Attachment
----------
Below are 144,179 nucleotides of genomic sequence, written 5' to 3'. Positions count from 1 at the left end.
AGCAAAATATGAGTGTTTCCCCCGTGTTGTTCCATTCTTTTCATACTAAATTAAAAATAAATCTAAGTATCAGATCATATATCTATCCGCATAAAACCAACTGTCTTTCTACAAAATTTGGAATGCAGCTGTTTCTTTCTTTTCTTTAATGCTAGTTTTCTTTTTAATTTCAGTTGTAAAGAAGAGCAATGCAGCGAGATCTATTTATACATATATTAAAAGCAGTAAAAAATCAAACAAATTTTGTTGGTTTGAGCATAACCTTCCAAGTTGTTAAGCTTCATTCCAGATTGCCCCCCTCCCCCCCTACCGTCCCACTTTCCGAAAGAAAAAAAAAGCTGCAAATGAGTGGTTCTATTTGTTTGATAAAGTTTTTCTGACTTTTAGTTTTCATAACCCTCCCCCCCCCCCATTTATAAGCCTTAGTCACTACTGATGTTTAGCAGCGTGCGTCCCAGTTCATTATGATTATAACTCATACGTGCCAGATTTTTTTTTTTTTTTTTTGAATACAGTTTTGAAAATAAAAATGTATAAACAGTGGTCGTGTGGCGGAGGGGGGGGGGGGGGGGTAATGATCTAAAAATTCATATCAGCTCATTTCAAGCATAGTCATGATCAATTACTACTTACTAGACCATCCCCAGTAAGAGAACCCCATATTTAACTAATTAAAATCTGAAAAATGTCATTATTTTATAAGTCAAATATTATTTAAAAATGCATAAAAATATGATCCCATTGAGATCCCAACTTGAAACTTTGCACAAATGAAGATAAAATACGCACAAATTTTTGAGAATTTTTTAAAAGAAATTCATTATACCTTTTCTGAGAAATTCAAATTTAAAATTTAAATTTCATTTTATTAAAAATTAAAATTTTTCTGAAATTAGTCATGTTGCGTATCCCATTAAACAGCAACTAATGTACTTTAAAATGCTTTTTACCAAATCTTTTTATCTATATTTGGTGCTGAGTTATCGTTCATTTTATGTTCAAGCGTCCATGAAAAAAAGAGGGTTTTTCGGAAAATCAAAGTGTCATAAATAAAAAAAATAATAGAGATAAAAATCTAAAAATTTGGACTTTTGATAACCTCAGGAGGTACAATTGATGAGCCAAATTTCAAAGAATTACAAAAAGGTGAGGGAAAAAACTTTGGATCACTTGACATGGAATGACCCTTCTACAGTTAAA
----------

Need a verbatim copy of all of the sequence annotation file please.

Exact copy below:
Below are 144,179 nucleotides of genomic sequence, written 5' to 3'. Positions count from 1 at the left end.
AGCAAAATATGAGTGTTTCCCCCGTGTTGTTCCATTCTTTTCATACTAAATTAAAAATAAATCTAAGTATCAGATCATATATCTATCCGCATAAAACCAACTGTCTTTCTACAAAATTTGGAATGCAGCTGTTTCTTTCTTTTCTTTAATGCTAGTTTTCTTTTTAATTTCAGTTGTAAAGAAGAGCAATGCAGCGAGATCTATTTATACATATATTAAAAGCAGTAAAAAATCAAACAAATTTTGTTGGTTTGAGCATAACCTTCCAAGTTGTTAAGCTTCATTCCAGATTGCCCCCCTCCCCCCCTACCGTCCCACTTTCCGAAAGAAAAAAAAAGCTGCAAATGAGTGGTTCTATTTGTTTGATAAAGTTTTTCTGACTTTTAGTTTTCATAACCCTCCCCCCCCCCCATTTATAAGCCTTAGTCACTACTGATGTTTAGCAGCGTGCGTCCCAGTTCATTATGATTATAACTCATACGTGCCAGATTTTTTTTTTTTTTTTTTGAATACAGTTTTGAAAATAAAAATGTATAAACAGTGGTCGTGTGGCGGAGGGGGGGGGGGGGGGGTAATGATCTAAAAATTCATATCAGCTCATTTCAAGCATAGTCATGATCAATTACTACTTACTAGACCATCCCCAGTAAGAGAACCCCATATTTAACTAATTAAAATCTGAAAAATGTCATTATTTTATAAGTCAAATATTATTTAAAAATGCATAAAAATATGATCCCATTGAGATCCCAACTTGAAACTTTGCACAAATGAAGATAAAATACGCACAAATTTTTGAGAATTTTTTAAAAGAAATTCATTATACCTTTTCTGAGAAATTCAAATTTAAAATTTAAATTTCATTTTATTAAAAATTAAAATTTTTCTGAAATTAGTCATGTTGCGTATCCCATTAAACAGCAACTAATGTACTTTAAAATGCTTTTTACCAAATCTTTTTATCTATATTTGGTGCTGAGTTATCGTTCATTTTATGTTCAAGCGTCCATGAAAAAAAGAGGGTTTTTCGGAAAATCAAAGTGTCATAAATAAAAAAAATAATAGAGATAAAAATCTAAAAATTTGGACTTTTGATAACCTCAGGAGGTACAATTGATGAGCCAAATTTCAAAGAATTACAAAAAGGTGAGGGAAAAAACTTTGGATCACTTGACATGGAATGACCCTTCTACAGTTAAA